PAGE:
All quality leadership books have character as a critical factor in answering the popular question of how do I become a great leader? For me, it is thee most important area to develop.

But it’s not a quick to-do list item we can quickly tick off as completed. It takes a lifetime of intentionality and consciously choosing to walk in to become a person with quality character.

So what is character?

According to the Cambridge Dictionary its:

“the particular combination of qualities in a person or place that makes them different from others.”

It’s not one thing, but the sum of many things which, when added together, makes/leaves an overall impression. Sometimes it’s hard to pin-point why you come out with a word or phrase to describe a person or building. But it’s what comes to mind when you think of that person or place. Something with a depth of substance or robust strength you would say has a strong character. But when we’re asked to describe why you say that – then a long list of qualities you notice bring better definition as to what made you say that particular word/ phrase. It also takes thought to go deeper, beneath the surface to find each of those building blocks to sum up as being of strong character.

How did you get the character you have today?

Character isn’t something you’re born with that can’t be changed. But from thousands of situations and lesson’s you’ve witnessed, been taught and your response to each of them from the day you were born that create the character you have today.

Key influencers, authority figures modelling, and words spoken to and over you have been heavier weight. While intense and emotional experiences have also left deeper impressions helping to form you into who you are today.

Some of us have had good role models with loving and wise words were spoken to us. Others of us have had it hard with crucial figures in our lives speaking lies and modelling bad or even cruel ways to live life. But others don’t cause you to be the person and character you are today – that’s all the choices and responses to them which has formed your character.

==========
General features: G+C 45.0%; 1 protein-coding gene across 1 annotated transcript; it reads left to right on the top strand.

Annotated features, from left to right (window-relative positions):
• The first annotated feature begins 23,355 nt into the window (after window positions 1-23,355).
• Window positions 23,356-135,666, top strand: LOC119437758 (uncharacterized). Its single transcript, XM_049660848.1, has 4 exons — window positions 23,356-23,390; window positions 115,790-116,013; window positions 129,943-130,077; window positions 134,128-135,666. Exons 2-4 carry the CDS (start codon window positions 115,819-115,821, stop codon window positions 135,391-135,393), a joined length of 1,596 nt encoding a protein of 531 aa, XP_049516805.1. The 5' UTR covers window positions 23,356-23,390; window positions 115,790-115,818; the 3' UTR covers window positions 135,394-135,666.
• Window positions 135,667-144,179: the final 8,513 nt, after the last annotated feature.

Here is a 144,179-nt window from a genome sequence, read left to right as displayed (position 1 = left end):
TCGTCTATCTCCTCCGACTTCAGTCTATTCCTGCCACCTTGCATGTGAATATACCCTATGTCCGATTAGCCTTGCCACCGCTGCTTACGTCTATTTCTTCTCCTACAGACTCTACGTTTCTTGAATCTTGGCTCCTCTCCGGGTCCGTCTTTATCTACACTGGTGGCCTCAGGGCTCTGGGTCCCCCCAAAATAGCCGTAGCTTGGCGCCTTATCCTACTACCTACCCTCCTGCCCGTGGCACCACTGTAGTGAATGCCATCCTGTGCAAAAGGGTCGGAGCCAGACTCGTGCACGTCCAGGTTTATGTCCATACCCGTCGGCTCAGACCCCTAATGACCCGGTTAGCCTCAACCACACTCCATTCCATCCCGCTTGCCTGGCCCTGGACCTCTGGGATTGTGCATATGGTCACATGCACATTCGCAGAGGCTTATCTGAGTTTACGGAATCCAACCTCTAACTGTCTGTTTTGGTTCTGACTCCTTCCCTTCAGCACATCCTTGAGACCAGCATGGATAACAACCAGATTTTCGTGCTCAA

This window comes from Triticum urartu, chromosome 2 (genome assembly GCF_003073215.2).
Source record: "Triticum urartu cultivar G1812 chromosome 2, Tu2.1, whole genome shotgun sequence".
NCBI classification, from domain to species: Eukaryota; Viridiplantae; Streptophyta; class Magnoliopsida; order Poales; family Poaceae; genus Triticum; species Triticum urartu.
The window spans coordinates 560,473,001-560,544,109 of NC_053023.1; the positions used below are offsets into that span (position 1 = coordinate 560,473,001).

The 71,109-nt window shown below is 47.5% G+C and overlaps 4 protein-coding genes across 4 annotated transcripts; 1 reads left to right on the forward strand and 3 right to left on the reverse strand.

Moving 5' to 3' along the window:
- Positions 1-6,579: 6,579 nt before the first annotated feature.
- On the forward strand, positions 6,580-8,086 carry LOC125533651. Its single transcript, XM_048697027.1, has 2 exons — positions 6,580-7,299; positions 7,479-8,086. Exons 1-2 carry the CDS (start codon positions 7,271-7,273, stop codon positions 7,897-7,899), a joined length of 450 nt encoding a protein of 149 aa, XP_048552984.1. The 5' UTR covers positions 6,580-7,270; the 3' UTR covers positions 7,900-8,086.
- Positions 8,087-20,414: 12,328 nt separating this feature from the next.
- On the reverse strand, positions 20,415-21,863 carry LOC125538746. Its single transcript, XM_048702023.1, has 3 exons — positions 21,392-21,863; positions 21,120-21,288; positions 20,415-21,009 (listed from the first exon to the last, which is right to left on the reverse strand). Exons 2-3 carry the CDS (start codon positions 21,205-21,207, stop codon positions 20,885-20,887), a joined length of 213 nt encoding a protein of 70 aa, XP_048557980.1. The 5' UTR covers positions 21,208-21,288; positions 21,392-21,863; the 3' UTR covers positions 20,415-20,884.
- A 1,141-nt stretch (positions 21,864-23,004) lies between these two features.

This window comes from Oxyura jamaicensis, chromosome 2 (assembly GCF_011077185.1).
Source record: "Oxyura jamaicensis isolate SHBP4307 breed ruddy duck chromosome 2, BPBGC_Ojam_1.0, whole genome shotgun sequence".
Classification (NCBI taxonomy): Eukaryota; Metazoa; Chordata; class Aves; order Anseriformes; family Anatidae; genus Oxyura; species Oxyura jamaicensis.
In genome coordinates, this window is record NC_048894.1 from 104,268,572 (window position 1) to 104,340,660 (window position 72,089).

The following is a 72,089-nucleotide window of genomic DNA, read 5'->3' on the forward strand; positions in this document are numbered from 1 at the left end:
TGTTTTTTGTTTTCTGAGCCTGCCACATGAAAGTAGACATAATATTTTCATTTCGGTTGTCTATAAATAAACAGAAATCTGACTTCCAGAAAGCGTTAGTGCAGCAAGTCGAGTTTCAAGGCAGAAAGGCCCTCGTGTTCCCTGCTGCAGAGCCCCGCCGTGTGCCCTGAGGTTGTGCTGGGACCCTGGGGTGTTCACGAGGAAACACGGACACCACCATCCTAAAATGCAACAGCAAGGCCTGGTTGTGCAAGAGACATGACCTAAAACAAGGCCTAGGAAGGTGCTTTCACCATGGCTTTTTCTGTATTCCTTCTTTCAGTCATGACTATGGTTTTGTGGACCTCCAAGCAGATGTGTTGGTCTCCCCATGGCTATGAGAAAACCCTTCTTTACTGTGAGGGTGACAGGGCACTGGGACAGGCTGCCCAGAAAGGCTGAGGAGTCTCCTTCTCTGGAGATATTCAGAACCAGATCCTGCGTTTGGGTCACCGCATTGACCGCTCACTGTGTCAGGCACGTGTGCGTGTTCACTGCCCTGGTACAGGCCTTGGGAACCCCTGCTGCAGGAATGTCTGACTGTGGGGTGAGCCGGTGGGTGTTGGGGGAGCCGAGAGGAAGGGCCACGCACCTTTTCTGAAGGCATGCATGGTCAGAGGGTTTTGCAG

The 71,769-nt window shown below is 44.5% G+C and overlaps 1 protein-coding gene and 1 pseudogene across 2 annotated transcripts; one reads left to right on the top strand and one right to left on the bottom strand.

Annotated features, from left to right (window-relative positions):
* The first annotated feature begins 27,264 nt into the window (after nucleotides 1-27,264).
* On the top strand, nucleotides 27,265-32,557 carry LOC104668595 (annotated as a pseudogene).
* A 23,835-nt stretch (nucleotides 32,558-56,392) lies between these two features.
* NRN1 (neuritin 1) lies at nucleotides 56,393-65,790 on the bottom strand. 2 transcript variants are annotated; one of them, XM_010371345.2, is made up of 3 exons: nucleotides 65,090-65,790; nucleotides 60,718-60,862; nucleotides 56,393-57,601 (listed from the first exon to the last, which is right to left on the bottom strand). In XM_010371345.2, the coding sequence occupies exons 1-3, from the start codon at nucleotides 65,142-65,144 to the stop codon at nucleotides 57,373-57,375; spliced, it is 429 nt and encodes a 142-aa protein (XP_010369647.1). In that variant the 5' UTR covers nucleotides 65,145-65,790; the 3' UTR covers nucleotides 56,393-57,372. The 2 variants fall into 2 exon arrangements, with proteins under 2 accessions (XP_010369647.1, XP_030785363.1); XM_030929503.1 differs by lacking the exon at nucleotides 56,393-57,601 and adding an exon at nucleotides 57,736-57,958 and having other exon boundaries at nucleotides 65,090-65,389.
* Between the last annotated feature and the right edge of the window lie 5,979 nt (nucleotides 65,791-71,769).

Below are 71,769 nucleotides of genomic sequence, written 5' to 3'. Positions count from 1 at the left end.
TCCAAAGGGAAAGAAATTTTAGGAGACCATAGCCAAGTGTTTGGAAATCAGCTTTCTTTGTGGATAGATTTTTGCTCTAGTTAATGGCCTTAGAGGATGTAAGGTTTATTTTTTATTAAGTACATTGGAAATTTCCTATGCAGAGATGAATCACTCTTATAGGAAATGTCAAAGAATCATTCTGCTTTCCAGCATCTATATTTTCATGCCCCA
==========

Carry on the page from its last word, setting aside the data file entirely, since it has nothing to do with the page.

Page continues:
Where do I start?

The good news – today is a new day – a fresh opportunity to change how your future you are going to be.

Character is developed when we consciously choose: to make good choices; speak words of life over ourselves and others; grow in our understanding of each of the different aspects which form our character. While being self-aware of why we do what we do and which parts need to be changed as we apply what we learn.

John Maxwell is famous for his magic 21 number of characteristics and qualities on different aspects of leadership that he’s prioritised to help you develop into a great leader. These are recommended areas to add to your list of what to work on in your leadership development.Â

But the best one to start with is the Bible – the foundational points all the others can build on.

To have God as our ultimate role model to study His nature and character so we can be more like Him. It will take a lifetime, but we will slowly be transformed into His likeness – thus have godly character.

The key verses for me to find these character qualities to work on first are:

“Jesus replied: ‘Love the Lord your God with all your heart and with all your should and with all your mind.’ This is the first and greatest commandment. And the second is like it: ‘Love your neighbour as yourself.” [Matthew 22:37-39 NIV]

“To trust in the Lord your God with all your heart and lean not on your own understanding; in all your ways acknowledge him, and he will make your paths straight.” [Proverbs 3:5+6 NIV]

“I urge you to live a life worthy of the calling you have received. Be completely humble and gentle; be patient, bearing with one another in love. Make every opportunity to keep the unity of the Spirit through the bond of peace.” [Ephesians 4:1-3 NIV]